terça-feira, 6 de março de 2012

Texto 03 - Organization Theory - Modern Symbolic and postmodern perspectives Matriz 1

and practitioners report feeling is the result of not recognizing that the application of theory
is a creative act. A belief that abstract theory can generate instant solutions to specific
problems is naïve. It is equally naïve to reject theory as having little value simply because
you have not yet learned how to use it. Theory is better suited to raising important questions
at critical moments and reminding you what relevant knowledge is available, than it
is to providing ready-made answers to your problems. Use theory as a tool to help you
reason through complex situations; do not expect it to guarantee your success.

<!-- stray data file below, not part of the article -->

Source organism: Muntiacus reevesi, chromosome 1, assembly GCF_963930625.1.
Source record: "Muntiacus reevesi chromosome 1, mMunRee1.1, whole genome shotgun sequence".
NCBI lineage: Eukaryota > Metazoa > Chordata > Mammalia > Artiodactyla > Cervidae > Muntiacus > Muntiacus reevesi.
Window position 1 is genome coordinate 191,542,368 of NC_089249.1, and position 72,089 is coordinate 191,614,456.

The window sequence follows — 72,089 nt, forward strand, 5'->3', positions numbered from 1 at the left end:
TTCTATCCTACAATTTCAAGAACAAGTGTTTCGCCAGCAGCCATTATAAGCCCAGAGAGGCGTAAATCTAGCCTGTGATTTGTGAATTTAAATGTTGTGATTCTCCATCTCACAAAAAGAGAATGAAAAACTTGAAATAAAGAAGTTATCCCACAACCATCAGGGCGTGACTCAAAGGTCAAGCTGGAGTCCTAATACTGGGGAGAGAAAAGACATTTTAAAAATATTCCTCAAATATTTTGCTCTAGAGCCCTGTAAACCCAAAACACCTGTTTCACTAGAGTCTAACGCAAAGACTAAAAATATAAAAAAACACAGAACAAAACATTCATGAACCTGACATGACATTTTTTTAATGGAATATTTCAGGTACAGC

Multiple Perspectives
Different ways of looking at the world produce different knowledge and thus different
perspectives come to be associated with their own concepts and theories. This is the case with
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the multiple perspectives you will study in this book—modern, symbolic-interpretive and
postmodern. The concepts and theories of a particular perspective offer you distinctive
thinking tools with which to craft ideas about organizations and organizing. Depending
upon your intentions, you may find that particular perspectives have greater appeal than
others for your purpose. The more knowledge you have of multiple perspectives, concepts
and theories, the greater will be your capacity to choose a useful approach to dealing with the
situations you face in your organization.
British sociologist Gibson Burrell and British organization theorist Gareth Morgan
were among the first to draw attention to the multiple perspectives of organization theory
in their highly acclaimed book Sociological Paradigms and Organizational Analysis,
published in 1979.2 They argued that knowledge is based on different paradigms, each with
its own assumptions about the world. Paradigms encourage researchers to study